This is the season of joy, so Marie Kondo’s philosophy of decluttering speaks to me in perverse ways. (Read about her in a recent New Yorker piece.) I aspire to decluttering, and my husband regularly exhorts me to minimize. His patience is especially tried in this, the most decorative of seasons. I’ve written before about the traditions passed down, of Santas and elves lurking in every corner. (Thanks, Mom.)
The thing is, if you espouse the KonMari theory, you should retain those items that “spark joy.” Ah, therein lies the rub. I get joy from that silly reindeer made of a palm frond, and the serving dish shaped like a sleigh. The biggest issue comes from decorating the tree, when the memories of Denver hikes and Key West evenings and a post-cancer Bermuda getaway are represented proudly on the boughs of our fluffy Douglas fir. The fact that our “first gift of Christmas” was a tree ornament, from the daughter that agrees we should pare down our decorations, speaks to the fact that she gets the joy thing. She knew just what it meant to me to receive the engraving, “There’s no place like home for the holidays.”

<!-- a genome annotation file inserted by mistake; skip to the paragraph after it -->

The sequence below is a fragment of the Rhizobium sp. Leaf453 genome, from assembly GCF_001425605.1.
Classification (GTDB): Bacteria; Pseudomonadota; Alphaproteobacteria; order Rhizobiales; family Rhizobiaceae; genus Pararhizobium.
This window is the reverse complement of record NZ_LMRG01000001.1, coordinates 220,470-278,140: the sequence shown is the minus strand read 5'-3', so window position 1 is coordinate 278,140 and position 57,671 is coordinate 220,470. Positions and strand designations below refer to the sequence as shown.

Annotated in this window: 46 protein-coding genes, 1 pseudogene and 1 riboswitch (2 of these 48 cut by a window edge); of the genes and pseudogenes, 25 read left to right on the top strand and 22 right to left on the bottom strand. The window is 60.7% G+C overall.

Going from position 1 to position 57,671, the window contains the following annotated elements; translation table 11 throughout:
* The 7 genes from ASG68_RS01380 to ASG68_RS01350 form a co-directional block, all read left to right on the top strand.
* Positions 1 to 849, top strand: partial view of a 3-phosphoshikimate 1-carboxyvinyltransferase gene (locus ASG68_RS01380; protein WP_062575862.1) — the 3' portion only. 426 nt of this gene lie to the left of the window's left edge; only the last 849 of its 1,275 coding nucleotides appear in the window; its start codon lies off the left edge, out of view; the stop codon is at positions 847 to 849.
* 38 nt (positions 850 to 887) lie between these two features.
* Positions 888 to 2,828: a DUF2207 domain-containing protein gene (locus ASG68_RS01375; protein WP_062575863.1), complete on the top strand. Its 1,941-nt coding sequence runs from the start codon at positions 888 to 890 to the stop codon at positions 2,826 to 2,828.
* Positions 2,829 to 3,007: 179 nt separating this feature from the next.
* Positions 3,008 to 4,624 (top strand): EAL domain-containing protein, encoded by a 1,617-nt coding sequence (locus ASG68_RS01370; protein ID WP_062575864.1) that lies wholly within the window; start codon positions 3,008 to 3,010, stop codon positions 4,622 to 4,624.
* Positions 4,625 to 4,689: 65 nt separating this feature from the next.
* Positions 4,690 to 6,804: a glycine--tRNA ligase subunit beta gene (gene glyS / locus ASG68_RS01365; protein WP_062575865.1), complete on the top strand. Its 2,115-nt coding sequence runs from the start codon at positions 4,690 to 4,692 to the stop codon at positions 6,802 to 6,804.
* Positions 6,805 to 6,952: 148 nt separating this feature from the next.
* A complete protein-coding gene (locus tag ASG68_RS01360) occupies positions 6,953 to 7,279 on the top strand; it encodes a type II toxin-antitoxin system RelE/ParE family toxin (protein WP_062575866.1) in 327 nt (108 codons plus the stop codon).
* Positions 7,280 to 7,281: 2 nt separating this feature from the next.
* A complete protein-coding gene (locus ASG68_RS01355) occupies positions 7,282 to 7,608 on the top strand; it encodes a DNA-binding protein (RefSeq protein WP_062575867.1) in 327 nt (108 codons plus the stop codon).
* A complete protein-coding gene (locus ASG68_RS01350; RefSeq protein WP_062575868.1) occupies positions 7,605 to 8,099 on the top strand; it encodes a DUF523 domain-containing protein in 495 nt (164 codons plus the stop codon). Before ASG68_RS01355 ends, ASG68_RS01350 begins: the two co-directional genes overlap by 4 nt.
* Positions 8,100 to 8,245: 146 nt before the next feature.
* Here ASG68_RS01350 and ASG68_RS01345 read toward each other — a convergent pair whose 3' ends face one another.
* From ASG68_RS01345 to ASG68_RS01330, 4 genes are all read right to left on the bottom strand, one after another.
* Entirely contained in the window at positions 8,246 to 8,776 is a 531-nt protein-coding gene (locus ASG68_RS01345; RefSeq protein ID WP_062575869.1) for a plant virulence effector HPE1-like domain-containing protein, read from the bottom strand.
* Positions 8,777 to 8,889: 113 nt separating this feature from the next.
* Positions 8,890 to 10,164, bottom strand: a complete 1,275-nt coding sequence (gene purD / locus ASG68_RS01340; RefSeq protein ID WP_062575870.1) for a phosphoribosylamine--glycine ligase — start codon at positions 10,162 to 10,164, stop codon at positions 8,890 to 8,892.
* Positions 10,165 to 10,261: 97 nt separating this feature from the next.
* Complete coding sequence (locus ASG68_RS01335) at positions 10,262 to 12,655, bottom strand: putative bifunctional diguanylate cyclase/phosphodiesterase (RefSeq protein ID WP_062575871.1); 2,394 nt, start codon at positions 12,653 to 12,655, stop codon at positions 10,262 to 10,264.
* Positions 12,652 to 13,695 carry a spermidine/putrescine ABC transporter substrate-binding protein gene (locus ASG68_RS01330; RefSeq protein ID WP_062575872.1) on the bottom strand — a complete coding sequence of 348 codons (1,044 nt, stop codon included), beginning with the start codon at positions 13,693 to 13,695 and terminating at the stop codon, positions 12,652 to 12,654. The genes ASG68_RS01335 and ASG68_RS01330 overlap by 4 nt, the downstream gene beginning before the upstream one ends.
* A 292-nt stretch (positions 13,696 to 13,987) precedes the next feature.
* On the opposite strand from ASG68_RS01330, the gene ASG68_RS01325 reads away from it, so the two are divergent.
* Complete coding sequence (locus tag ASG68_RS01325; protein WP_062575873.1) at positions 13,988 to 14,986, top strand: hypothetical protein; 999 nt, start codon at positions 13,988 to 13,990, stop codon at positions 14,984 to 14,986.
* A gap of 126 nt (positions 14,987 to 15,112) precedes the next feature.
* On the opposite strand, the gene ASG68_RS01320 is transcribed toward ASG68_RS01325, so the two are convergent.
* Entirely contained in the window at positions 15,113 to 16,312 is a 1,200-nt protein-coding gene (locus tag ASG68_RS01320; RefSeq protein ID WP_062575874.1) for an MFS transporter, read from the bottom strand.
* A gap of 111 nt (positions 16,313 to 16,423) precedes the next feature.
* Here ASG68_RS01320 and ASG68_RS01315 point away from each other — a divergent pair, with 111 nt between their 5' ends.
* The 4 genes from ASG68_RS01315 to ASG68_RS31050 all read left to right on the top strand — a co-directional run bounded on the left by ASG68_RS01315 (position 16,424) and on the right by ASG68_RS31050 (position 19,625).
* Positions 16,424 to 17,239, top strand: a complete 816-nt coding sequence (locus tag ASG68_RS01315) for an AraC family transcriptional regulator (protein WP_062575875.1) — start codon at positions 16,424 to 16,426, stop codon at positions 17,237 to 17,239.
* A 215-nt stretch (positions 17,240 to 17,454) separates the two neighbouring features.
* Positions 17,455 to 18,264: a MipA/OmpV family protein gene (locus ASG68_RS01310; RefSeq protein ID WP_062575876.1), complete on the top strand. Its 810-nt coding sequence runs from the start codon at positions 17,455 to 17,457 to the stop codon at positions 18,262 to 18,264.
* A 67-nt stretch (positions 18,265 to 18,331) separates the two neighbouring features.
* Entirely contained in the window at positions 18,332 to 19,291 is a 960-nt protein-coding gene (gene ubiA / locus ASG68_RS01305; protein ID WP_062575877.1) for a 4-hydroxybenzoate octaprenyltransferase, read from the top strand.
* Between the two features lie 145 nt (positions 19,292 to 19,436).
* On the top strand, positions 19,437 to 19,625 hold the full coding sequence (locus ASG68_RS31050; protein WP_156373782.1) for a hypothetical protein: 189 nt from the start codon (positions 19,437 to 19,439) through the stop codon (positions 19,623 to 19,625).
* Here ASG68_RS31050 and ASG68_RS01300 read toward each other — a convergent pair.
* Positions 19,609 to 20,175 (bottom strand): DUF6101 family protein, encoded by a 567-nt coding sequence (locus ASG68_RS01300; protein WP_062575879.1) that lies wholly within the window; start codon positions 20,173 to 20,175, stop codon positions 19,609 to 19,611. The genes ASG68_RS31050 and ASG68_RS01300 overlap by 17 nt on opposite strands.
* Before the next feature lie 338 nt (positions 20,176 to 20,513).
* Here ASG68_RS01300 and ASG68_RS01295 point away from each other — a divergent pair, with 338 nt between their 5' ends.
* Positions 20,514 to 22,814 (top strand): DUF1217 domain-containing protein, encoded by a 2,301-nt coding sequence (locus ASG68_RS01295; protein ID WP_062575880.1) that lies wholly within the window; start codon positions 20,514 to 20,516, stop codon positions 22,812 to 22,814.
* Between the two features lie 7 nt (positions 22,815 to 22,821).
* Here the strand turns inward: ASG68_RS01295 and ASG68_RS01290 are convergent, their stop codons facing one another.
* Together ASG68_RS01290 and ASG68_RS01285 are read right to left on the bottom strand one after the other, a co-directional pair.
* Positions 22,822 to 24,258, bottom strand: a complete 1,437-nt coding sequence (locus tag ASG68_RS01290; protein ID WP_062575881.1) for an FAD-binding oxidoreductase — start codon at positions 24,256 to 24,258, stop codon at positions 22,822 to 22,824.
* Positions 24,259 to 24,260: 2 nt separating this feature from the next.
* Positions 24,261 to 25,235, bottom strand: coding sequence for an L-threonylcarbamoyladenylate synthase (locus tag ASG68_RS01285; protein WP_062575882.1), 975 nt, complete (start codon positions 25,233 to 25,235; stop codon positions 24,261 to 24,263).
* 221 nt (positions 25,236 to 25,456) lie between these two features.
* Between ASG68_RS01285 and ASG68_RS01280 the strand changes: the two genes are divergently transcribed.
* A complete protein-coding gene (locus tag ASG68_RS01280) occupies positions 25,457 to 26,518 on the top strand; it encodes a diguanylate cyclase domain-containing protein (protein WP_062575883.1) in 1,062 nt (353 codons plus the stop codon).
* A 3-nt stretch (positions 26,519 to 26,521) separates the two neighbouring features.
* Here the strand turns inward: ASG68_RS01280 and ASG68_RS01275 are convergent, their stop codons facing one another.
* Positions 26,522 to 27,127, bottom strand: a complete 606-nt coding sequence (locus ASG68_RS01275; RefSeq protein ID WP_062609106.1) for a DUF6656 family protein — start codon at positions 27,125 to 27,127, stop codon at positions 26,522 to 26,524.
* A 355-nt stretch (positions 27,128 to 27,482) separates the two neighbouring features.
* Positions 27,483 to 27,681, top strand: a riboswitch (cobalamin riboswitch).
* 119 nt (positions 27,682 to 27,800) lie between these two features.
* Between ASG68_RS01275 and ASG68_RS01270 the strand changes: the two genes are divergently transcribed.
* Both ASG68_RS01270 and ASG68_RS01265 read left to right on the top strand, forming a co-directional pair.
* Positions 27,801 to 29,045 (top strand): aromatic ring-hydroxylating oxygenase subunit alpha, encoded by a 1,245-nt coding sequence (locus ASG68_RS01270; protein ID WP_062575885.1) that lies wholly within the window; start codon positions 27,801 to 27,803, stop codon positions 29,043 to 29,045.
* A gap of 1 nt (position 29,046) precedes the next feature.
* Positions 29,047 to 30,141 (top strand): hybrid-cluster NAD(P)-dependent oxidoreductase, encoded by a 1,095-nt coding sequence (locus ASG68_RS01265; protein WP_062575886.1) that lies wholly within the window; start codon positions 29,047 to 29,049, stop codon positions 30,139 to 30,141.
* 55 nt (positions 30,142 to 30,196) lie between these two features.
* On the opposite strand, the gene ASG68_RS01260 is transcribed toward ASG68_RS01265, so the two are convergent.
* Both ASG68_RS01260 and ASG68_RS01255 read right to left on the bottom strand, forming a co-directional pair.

It also begs the question about getting even more “things.” We really don’t NEED anything, thank those higher powers and the hard work we have put in over the years. And our wants are simpler than most—no cars with bows in the driveway (the most annoying ads of the season), no diamond bracelets or space flights in the offing. But getting presents for our loved ones that make them gleeful gets us through the rest of the year. And when my Konenkii box arrived, I felt so happy to get some paperwhites, which I have always wanted to grace my winter windowsill. The white pashmina is the perfect accent to my holiday outfit; the journal will encourage me to jot down those resolutions…and help me keep them.
So, Marie, thank you for the inspiration—I have a box of Christmas decorations to donate, many more clothes are leaving my closet, and I really am going to see the surface of that desk very soon. But I know in my heart that a tiny house is not in my future, modern simplicity in all its clean and spare lines does not a home make (for me). I’m working on the clutter, honest, but, I just love looking at my new snow globe. The one I didn’t need—but it sure does give me joy.